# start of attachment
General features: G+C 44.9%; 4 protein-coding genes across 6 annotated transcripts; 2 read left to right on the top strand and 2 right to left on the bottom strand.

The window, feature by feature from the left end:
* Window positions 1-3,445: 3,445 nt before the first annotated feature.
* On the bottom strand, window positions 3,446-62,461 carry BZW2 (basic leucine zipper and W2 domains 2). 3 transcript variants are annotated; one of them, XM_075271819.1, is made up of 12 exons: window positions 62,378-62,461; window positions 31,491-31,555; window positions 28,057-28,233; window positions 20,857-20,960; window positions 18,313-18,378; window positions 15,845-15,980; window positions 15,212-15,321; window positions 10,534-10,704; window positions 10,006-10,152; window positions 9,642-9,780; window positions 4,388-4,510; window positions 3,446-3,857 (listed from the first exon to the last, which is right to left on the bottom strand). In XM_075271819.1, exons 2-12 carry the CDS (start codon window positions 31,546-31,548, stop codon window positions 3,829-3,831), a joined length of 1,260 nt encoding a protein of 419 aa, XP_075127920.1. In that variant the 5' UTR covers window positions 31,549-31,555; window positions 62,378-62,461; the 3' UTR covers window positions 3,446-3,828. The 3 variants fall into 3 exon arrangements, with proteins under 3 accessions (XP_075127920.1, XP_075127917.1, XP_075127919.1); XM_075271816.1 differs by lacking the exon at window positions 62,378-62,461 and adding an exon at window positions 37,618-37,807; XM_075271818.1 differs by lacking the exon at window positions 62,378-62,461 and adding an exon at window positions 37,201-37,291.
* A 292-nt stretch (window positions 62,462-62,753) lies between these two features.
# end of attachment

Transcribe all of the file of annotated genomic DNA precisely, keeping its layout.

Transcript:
General features: G+C 44.9%; 4 protein-coding genes across 6 annotated transcripts; 2 read left to right on the top strand and 2 right to left on the bottom strand.

The window, feature by feature from the left end:
* Window positions 1-3,445: 3,445 nt before the first annotated feature.
* On the bottom strand, window positions 3,446-62,461 carry BZW2 (basic leucine zipper and W2 domains 2). 3 transcript variants are annotated; one of them, XM_075271819.1, is made up of 12 exons: window positions 62,378-62,461; window positions 31,491-31,555; window positions 28,057-28,233; window positions 20,857-20,960; window positions 18,313-18,378; window positions 15,845-15,980; window positions 15,212-15,321; window positions 10,534-10,704; window positions 10,006-10,152; window positions 9,642-9,780; window positions 4,388-4,510; window positions 3,446-3,857 (listed from the first exon to the last, which is right to left on the bottom strand). In XM_075271819.1, exons 2-12 carry the CDS (start codon window positions 31,546-31,548, stop codon window positions 3,829-3,831), a joined length of 1,260 nt encoding a protein of 419 aa, XP_075127920.1. In that variant the 5' UTR covers window positions 31,549-31,555; window positions 62,378-62,461; the 3' UTR covers window positions 3,446-3,828. The 3 variants fall into 3 exon arrangements, with proteins under 3 accessions (XP_075127920.1, XP_075127917.1, XP_075127919.1); XM_075271816.1 differs by lacking the exon at window positions 62,378-62,461 and adding an exon at window positions 37,618-37,807; XM_075271818.1 differs by lacking the exon at window positions 62,378-62,461 and adding an exon at window positions 37,201-37,291.
* A 292-nt stretch (window positions 62,462-62,753) lies between these two features.